Signaling types in Dionaea muscipula prey interaction and capture

Dionaea muscipula, the infamous Venus fly trap, is perhaps the most well-known carnivorous plant on the planet. D. muscipula has been described by Charles Darwin as “the most wonderful plant in the world” because of its unique structure and feeding strategy (Darwin and Darwin, 1888). The anatomical design of this species consists of a pair trapezoid shaped leaves, hinged down the center, and lined with long protruding, needle-like structures (Figure 1A) (Quammen, 1988). This plant is the only species of its kind and its specific morphology evolved in response to resource competition for nitrogen within the plant’s native habit of the Carolinas (Quammen, 1988).

The method with which the D. muscipula entraps its prey is well know. The more interesting part is how this happens. The plant’s structure allows it to attract then interact with its prey before consumption to determine if the cost of digestion will be balanced by the nutrition gained in the process (Quammen, 1988). During daylight hours, over 60 different volatile organic compounds, mimicking the smell of fruits and flowers, are emitted (Kreuzwieser et al., 2014). In addition to the volatile chemical signaling, the plant also releases a clear nectar from glands within the leaves (Quammen, 1988). Both the airborne chemical communication and physical release of nectar attract insects; once a prey item lands within the lobes of the plant, it is assessed. This assessment includes additional chemical signaling by D. muscipula to identify if the item within its grasp is indeed food. Then, the size of the prey is measured since the trap will only close if the prey item is large enough to be beneficial. This is done using mechanical stimuli via small hairs on the inner lobes between the nectar glands (Figure 1B (I))(Volkov, Adesina and Jovanov, 2007; Quammen, 1988). Two distinct touches on one or more hairs is required to spring the lobes closed, as long as they are between one and 20 seconds apart. The spacing of the hairs ensures that only a larger insect could trigger the system (Quammen, 1988).

Figure 1. (A) Image of adult D. muscipula, where the red is the inside of the lobes lined with spines. The lobes hinge to close when mechanically stimulated by trigger hairs (B (I)). Electrical signal is generated via mechanosensitive ion channels causing an action potential (AP) (II), leading to the closure of the leaves and chemical digestion of prey (III) (Kutschera and Briggs, 2009).

The simulation of the hairs is recognized by mechanosensitive channels within the surrounding cells (Volkov, Adesina and Jovanov, 2007). These channels are able to move calcium and potassium cations in and out of cells in response to mechanical stress and the information is conducted through an electrical signal similar to an action potential found in animals (Figure 1B (II). The duration of the action potential in the D. muscipula is approximately 1.5 milliseconds and requires an average electrical charge of 13.6 microcoulombs. The mechanical stimulation of the two hair touches within the 20 second interval induces electrical signals that meet the threshold level, in turn generating the action potential within the motor cells responsible for the movement of the upper regions of each leaf. The action potential signals the leaves to close; the prey item is then trapped within the two lobes and digestive juices containing proteinase break down the insect in order to absorb its nutrients (Figure 1B(III)) (Quammen, 1988).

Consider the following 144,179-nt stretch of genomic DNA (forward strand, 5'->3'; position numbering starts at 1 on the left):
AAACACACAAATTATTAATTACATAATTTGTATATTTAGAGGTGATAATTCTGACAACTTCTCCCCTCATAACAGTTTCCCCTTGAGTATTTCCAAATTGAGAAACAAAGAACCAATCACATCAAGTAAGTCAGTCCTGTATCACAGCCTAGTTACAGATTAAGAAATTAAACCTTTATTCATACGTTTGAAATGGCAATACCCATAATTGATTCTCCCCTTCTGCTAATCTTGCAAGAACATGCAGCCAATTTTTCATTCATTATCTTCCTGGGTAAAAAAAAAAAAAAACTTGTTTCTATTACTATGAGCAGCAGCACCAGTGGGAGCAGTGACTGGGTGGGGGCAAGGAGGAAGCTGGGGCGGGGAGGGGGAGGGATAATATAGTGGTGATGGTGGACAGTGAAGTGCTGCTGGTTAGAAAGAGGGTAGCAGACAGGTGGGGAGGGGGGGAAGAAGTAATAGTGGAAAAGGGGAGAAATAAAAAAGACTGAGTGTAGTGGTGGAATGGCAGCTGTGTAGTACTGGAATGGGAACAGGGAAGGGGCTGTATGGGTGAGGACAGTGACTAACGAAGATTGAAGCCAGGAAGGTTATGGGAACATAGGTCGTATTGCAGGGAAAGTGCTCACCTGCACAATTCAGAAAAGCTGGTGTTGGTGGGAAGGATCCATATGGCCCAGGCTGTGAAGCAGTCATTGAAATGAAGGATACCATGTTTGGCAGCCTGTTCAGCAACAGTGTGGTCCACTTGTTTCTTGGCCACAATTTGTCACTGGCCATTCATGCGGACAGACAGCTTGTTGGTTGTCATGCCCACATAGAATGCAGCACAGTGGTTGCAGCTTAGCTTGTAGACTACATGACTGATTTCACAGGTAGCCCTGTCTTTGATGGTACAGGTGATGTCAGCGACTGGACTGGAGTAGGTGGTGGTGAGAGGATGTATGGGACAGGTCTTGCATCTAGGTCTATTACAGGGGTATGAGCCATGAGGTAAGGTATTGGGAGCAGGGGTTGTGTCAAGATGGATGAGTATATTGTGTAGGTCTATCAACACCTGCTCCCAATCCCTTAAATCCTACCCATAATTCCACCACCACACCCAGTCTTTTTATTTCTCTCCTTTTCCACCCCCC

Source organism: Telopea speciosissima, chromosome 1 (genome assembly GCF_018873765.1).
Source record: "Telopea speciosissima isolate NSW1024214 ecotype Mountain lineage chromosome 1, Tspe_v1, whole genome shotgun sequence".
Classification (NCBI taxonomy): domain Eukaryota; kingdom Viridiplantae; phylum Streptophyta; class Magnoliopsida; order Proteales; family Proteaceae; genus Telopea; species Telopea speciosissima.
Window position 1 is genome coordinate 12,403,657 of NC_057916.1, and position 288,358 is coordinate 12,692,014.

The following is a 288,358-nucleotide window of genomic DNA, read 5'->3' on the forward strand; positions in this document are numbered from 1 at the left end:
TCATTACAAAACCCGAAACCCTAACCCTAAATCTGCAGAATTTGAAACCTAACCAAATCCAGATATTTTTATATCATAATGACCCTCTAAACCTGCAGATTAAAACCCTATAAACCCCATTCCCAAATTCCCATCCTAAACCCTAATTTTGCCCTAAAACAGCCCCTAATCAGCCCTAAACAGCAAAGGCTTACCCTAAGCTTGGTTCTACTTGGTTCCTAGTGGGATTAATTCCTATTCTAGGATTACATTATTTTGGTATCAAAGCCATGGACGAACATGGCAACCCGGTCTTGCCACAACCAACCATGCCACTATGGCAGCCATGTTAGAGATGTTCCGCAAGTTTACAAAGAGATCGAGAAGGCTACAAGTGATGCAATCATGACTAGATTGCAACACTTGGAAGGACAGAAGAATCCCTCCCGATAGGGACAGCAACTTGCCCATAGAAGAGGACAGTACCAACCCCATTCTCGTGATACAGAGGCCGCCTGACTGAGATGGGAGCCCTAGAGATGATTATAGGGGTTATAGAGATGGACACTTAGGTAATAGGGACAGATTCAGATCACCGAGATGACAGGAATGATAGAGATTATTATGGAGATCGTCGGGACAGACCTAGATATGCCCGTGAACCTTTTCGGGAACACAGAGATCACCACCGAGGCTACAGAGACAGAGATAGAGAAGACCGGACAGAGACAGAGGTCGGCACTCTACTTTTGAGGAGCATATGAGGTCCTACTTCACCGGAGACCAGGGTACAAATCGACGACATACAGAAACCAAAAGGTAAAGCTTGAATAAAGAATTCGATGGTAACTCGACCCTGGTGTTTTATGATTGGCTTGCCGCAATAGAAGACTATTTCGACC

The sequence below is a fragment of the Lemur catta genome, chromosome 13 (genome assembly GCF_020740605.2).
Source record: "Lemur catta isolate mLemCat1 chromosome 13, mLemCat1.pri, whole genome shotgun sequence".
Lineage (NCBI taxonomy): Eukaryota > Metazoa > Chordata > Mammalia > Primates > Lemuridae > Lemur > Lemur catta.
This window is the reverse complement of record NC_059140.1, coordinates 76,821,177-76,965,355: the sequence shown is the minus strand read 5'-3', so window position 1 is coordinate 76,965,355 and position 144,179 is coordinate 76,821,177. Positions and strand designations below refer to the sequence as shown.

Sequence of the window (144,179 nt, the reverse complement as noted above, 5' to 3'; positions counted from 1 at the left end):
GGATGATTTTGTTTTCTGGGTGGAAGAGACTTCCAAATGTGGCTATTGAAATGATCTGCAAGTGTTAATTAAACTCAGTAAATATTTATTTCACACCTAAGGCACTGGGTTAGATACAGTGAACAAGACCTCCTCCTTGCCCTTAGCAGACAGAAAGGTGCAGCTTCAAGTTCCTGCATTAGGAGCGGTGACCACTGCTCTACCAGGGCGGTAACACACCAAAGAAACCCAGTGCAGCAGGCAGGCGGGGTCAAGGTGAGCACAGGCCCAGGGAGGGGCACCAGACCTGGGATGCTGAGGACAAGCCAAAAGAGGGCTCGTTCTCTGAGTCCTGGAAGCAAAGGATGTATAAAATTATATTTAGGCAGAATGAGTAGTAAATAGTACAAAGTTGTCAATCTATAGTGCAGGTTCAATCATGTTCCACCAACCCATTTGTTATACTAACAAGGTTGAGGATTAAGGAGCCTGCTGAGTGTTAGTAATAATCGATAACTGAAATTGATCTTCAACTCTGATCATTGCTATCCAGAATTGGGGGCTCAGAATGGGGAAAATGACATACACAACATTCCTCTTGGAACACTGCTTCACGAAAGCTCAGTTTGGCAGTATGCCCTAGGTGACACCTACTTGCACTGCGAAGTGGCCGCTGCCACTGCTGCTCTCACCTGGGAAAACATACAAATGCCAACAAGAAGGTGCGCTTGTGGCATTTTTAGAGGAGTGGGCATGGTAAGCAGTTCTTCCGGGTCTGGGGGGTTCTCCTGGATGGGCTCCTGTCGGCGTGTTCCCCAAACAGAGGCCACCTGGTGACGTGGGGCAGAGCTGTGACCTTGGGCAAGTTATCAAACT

The extensive interaction D. muscipula has with its prey demonstrates its almost economical behaviour developed as a result of its evolution in a resource limited environment. This makes the plant’s use of chemical and mechanical signaling all the more important in ensuring its potential prey is fit for consumption.


Darwin, C. and Darwin, S.F., 1888. Donaea muscipula. In: Insectivorous Plants. London: William Cloves and Sons, Limited. pp.231–259.

Kreuzwieser, J., Scheerer, U., Kruse, J., Burzlaff, T., Honsel, A., Alfarraj, S., Georgiev, P., Schnitzler, J.-P., Ghirardo, A., Kreuzer, I., Hedrich, R. and Rennenberg, H., 2014. The Venus flytrap attracts insects by the release of volatile organic compounds. Journal of Experimental Botany, 65(2), pp.755–766.

Kutschera, U. and Briggs, W., 2009. Photograph of an adult Venus flytrap. [image online] Available at: <> [Accessed 24 Oct. 2021].

Quammen, D., 1988. The Flight of the Iguana: A Sidelong View of Science and Nature. 1st ed. New York: Delacorte Press.

Volkov, A.G., Adesina, T. and Jovanov, E., 2007. Closing of Venus Flytrap by Electrical Stimulation of Motor Cells. Plant Signaling & Behavior, 2(3), pp.139–145.